I'd wondered about C. And Ruby conferences. That clears up a lot. Thanks.

Have fun storming the processor.
AHAHAHAH!

1972 - Alain Colmerauer designs the logic language Prolog. His goal is to create a language with the intelligence of a two year old. He proves he has reached his goal by showing a Prolog session that says "No." to every query.

I *love* the graphic.

Oh, lord.

Yes. I NEED to have a world where magic works in programing language... or maybe a magician that uses that instead of the gobbilty gook of other mere mortals.

One thing about the Dresden world, everyone uses their own word and gesture set, whatever invokes their power... so it would fit in there quite bemusingly well.
1964 - John Kemeny and Thomas Kurtz create BASIC, an unstructured programming language for non-computer scientists.

1965 - Kemeny and Kurtz go to 1964.


This shouldn't make me laugh anywhere near as much as it does, but it gets me every time.
I think the Pascal entry needs more semicolons.

When I was in college I worked in the engineering computer labs, assisting students. I was required to know FORTRAN for the job (and, in fact, kicked butt at it), because all engineering students had to take it, but only the CS majors had to take Pascal and I didn't know it. Nonetheless, I would often give in to the desperate pleas of CS students to just come look at it anyway even though I told them I didn't know the language. "I think you're missing a semicolon," was the one single piece of advice I could possibly give.

The success rate of that was amazing -- I bet it was upwards of 75%.
I bet!!

I loved FORTRAN, it worked the way I thought it should. Pascal... *shakes head*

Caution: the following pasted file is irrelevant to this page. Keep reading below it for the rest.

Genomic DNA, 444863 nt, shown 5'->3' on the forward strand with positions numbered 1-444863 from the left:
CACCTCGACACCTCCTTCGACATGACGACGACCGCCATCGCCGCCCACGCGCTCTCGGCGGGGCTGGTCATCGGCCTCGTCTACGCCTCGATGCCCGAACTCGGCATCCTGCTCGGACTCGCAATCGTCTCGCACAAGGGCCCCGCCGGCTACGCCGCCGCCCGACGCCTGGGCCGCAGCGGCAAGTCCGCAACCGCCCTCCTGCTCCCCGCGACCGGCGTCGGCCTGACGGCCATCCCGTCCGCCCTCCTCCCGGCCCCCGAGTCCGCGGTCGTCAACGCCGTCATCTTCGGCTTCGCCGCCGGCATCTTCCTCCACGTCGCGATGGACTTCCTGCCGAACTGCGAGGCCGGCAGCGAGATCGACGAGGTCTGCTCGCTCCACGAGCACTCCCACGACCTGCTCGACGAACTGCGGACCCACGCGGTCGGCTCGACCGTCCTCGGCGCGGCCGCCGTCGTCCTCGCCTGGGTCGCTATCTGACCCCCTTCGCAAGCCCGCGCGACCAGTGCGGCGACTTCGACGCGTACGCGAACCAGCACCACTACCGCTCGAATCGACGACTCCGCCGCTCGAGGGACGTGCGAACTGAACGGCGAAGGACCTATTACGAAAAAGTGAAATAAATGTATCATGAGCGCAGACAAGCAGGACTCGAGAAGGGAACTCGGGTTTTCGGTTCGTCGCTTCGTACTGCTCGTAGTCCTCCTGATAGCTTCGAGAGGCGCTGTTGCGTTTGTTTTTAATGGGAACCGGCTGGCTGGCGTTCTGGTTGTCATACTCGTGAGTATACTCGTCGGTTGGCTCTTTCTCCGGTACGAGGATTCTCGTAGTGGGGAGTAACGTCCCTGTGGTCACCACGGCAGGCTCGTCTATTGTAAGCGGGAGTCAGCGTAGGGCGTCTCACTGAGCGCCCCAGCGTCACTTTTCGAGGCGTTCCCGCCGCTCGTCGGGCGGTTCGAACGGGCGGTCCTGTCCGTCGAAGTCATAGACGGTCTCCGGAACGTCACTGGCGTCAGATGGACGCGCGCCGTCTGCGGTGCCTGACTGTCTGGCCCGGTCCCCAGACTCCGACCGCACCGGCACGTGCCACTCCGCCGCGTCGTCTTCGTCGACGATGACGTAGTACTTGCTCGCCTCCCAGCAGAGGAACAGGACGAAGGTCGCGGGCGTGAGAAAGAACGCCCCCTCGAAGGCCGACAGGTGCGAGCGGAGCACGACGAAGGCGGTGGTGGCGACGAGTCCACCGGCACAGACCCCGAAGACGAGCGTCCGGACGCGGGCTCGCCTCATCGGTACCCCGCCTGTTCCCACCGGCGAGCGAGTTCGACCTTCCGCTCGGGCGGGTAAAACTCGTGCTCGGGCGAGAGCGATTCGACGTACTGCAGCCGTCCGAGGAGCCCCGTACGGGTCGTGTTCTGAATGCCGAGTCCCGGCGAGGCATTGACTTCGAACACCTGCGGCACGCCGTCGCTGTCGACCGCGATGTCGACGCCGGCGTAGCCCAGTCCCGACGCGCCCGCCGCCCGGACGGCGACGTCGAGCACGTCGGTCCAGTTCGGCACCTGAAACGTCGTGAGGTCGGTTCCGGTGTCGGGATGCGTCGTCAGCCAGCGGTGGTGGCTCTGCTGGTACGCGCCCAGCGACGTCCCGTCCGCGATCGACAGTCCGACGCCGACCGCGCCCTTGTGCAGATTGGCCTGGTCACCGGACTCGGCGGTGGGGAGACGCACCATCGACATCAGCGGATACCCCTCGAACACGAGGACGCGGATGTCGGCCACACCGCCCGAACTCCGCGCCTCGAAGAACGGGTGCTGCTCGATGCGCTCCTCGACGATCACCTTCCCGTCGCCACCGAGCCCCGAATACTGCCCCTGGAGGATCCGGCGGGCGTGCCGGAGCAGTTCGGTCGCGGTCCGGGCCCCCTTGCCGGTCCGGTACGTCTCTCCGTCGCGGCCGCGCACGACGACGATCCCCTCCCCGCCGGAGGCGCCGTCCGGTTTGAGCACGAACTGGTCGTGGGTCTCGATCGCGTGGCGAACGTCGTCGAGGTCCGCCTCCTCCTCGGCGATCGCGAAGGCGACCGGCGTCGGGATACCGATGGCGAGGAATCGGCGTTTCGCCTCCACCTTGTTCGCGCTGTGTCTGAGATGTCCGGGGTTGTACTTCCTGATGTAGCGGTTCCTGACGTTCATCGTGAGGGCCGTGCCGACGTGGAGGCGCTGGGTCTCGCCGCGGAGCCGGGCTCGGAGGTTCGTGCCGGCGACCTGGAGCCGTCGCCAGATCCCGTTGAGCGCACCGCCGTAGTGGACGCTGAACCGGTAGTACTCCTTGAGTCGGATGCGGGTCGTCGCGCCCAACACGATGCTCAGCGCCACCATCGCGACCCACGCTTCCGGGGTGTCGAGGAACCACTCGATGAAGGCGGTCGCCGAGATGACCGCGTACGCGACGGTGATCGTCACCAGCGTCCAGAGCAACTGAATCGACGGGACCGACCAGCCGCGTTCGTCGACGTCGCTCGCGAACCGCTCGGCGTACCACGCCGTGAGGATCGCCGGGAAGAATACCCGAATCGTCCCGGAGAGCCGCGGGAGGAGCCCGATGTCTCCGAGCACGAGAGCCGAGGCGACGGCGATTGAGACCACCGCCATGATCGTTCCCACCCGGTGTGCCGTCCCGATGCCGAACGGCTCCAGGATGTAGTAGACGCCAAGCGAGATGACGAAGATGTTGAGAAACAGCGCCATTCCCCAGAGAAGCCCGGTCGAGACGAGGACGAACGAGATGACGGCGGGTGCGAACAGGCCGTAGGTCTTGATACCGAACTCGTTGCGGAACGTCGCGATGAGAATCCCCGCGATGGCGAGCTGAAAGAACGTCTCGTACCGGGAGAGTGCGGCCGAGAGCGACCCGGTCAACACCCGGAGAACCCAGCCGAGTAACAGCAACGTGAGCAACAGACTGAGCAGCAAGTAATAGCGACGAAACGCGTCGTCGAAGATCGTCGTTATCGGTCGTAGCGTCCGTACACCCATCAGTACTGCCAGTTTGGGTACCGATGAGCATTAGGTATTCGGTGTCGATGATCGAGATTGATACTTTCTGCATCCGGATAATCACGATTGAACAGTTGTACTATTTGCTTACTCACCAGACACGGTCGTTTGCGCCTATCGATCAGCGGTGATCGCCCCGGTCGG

*laughs* I love your solution...
On an only slightly related tangent, is there any chance that (a) you were involved in coding the DTUs for PernMUSH and (b) you might still have some of that code somewhere? I know someone who knows someone who's attempting to recreate it for their own game, and is running into problems, so I thought I'd mention it in case you could and were willing to help.
I was not! But I can ask some other members of the Horde that were on that MUSH to see if they know whom to contact.
I've asked about and Lydia/Fuzz seems to be the name that comes up. I don't have any contact info, though...
Ahahaha! When I was eight, I was queen of BASIC on my PCJr (no, it didn't spontaneously combust). Forget 'Hello, world!!', I had magazines that told me how to type in the code for Q-bert! *snicker*

Would you believe they were still requiring CS students to take COBOL in the late 90s? *beats head on desk* On the up side, the year I joined the program was the year they finally switched the first year teaching language to Java... from Fortran. ;) I get that students have to be able to work on legacy systems when they go out into the workforce, but wow.
lol.

My MOM knows COBOL and that's... frightening.

hee. Go you with Q-bert!!

Given that, now, any language they learn in school will be obsolete by the time they get out, it's... kind of intriguing to think about how to teach programming that isn't dependent on the language itself.

I mean... English restricts how we think, if one really thinks about it; but it's SO much more evident that a programming language either gets in the way of or facilities how one thinks about a problem. So it's so much more desirable to have a language one can think easily in. I know a lot of admins who *think* in perl, and when I was still programming I used to dream in C++. *laughs*

Odd how the human mind can work...